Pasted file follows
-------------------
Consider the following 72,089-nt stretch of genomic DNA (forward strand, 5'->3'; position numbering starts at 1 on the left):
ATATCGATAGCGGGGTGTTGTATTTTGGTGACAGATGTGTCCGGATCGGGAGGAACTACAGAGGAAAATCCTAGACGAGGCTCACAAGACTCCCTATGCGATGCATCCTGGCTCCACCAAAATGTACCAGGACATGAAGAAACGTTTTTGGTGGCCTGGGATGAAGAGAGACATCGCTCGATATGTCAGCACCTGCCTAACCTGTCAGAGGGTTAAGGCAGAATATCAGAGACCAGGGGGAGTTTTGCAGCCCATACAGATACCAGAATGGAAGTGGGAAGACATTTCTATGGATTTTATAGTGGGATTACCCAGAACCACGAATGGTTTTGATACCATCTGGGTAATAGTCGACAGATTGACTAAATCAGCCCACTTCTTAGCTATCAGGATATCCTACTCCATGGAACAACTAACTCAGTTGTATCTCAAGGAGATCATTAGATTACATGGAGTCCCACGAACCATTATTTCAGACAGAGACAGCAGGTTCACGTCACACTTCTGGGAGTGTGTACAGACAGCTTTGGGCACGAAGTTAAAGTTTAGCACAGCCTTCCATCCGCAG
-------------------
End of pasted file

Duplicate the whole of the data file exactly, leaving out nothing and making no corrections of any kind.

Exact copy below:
Consider the following 72,089-nt stretch of genomic DNA (forward strand, 5'->3'; position numbering starts at 1 on the left):
ATATCGATAGCGGGGTGTTGTATTTTGGTGACAGATGTGTCCGGATCGGGAGGAACTACAGAGGAAAATCCTAGACGAGGCTCACAAGACTCCCTATGCGATGCATCCTGGCTCCACCAAAATGTACCAGGACATGAAGAAACGTTTTTGGTGGCCTGGGATGAAGAGAGACATCGCTCGATATGTCAGCACCTGCCTAACCTGTCAGAGGGTTAAGGCAGAATATCAGAGACCAGGGGGAGTTTTGCAGCCCATACAGATACCAGAATGGAAGTGGGAAGACATTTCTATGGATTTTATAGTGGGATTACCCAGAACCACGAATGGTTTTGATACCATCTGGGTAATAGTCGACAGATTGACTAAATCAGCCCACTTCTTAGCTATCAGGATATCCTACTCCATGGAACAACTAACTCAGTTGTATCTCAAGGAGATCATTAGATTACATGGAGTCCCACGAACCATTATTTCAGACAGAGACAGCAGGTTCACGTCACACTTCTGGGAGTGTGTACAGACAGCTTTGGGCACGAAGTTAAAGTTTAGCACAGCCTTCCATCCGCAG